As scrutiny of Burger intensified, other women spoke out and bands began to fall. Lydia Night, the singer of The Regrettes, accused SWMRS drummer Joey Armstrong (son of Green Day’s Billie Joe Armstrong) of sexual misconduct and coercion, beginning when she was 16 and Armstrong was 22. SWMRS released music through a variety of labels, including Burger. Armstrong posted an apology on Instagram, adding that he didn’t agree with some of the things Night said about him, but that, “it’s important that she be allowed to say them and that she be supported for speaking out.”
On July 21, Burger co-founder Lee Rickard stepped down from his role as label president and divested all interest in the label.
The label issued a statement that read in part that it was “deeply sorry for the role Burger has played in perpetuating a culture of toxic masculinity.”
Five days after Redd’s first Lured_By_Burger_Records post, Burger folded completely, taking with it the operation’s entire digital footprint. Bohrman capped his announcement of the company’s dissolution to a Pitchfork reporter with a Porky Pig GIF: “That’s all folks.”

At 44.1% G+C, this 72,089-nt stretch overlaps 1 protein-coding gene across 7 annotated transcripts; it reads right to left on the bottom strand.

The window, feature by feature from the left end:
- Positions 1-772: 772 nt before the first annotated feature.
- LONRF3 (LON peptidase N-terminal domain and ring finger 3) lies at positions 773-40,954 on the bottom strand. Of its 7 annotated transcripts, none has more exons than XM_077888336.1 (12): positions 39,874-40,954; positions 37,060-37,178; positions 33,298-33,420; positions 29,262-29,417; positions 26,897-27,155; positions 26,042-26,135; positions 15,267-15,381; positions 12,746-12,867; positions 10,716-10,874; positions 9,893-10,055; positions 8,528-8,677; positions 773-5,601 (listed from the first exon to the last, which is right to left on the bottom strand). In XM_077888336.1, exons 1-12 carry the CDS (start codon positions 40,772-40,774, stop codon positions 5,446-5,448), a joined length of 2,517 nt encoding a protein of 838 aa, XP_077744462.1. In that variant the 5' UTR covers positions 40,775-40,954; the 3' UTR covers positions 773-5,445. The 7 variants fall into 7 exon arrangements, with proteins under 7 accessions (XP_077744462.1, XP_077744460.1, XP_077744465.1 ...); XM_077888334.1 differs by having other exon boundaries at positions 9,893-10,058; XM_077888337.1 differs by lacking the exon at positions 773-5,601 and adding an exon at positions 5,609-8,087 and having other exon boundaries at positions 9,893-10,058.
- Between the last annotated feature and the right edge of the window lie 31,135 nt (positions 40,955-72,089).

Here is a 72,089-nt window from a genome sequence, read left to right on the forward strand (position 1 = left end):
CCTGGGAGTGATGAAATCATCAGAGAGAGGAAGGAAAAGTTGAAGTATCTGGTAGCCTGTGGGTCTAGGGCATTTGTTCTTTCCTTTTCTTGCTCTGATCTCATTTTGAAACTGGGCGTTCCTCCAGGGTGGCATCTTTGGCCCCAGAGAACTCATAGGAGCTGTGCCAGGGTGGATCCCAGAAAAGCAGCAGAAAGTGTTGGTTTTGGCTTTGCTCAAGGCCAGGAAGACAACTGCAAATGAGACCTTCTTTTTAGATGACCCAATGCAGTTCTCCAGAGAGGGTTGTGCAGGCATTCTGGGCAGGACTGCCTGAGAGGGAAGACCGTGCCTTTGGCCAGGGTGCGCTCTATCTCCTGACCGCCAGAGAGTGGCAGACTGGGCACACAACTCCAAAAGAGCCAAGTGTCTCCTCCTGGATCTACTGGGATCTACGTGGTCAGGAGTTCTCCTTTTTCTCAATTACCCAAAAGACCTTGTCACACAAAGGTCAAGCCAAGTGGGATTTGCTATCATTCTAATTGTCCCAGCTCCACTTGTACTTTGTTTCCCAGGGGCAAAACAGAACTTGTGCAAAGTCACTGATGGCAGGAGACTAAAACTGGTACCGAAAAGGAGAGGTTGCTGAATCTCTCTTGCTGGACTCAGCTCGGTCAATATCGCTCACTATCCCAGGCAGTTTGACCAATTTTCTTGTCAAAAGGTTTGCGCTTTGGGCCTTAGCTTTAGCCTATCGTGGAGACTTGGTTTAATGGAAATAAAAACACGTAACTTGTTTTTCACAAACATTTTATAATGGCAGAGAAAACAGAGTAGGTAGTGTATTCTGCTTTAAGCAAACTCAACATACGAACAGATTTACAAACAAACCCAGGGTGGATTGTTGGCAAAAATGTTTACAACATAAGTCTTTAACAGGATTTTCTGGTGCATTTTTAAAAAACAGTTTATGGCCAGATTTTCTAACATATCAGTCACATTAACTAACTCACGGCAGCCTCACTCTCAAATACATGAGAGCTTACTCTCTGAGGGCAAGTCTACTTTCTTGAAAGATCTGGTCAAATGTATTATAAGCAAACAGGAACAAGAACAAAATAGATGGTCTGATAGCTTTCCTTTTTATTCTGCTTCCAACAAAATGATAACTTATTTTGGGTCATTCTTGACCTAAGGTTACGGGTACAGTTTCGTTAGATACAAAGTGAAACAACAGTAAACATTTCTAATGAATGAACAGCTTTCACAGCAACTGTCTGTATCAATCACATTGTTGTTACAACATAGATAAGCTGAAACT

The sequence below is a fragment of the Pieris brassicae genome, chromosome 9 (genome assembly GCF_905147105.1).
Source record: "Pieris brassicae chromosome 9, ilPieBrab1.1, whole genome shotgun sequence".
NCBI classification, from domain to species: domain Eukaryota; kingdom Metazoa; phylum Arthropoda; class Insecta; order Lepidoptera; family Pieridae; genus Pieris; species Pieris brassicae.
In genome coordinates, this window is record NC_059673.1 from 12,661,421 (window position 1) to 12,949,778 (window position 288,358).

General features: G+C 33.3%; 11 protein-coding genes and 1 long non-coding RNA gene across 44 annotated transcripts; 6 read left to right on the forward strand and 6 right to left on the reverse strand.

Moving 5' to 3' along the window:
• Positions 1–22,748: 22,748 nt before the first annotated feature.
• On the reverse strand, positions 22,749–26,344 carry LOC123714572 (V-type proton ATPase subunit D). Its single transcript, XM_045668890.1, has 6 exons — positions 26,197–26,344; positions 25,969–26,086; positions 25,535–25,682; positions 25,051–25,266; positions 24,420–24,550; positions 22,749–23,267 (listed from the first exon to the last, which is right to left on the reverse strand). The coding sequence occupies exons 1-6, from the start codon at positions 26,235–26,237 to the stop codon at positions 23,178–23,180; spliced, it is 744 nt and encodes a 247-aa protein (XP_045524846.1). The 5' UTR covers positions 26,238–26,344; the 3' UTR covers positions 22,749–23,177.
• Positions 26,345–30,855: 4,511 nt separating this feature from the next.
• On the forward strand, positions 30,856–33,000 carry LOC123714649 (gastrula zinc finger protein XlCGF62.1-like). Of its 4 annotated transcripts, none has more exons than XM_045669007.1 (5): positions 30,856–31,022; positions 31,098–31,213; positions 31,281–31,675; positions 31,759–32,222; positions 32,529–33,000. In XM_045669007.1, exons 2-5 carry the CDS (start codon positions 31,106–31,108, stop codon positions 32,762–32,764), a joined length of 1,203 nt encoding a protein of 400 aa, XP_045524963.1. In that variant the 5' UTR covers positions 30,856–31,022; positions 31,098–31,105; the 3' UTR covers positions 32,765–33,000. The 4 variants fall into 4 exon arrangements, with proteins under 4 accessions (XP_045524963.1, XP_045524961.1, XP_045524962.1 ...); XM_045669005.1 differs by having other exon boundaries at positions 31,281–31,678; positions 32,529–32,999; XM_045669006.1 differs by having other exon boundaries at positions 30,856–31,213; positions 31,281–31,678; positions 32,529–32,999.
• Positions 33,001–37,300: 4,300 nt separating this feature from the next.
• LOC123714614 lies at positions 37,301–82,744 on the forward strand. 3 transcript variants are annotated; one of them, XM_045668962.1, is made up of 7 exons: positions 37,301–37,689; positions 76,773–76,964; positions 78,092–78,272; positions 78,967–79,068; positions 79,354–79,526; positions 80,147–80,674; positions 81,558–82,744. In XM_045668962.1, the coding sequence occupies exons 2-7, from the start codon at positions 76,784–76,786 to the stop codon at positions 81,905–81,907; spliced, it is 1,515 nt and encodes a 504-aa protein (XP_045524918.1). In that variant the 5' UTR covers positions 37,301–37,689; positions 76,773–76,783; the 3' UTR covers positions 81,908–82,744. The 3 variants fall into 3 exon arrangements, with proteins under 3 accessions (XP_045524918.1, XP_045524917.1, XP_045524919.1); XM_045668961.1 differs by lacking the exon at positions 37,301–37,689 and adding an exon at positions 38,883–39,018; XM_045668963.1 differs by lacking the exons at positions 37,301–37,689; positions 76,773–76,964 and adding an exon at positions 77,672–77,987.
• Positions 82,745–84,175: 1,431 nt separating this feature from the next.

Source: LA Times
Iconic fashion designer Alexander Wang is facing multiple sexual assault allegations, with survivors on TikTok, Instagram and Twitter detailing the designer’s reportedly predatory and substance-fueled behavior.
First viral allegation: Wang’s alleged history of sexual abuse began to emerge after model Owen Mooney answered a question from another TikTok user about the “weirdest seeing a celebrity in public experience” on December 11, detailing a 2017 incident at a club where he claims he was groped.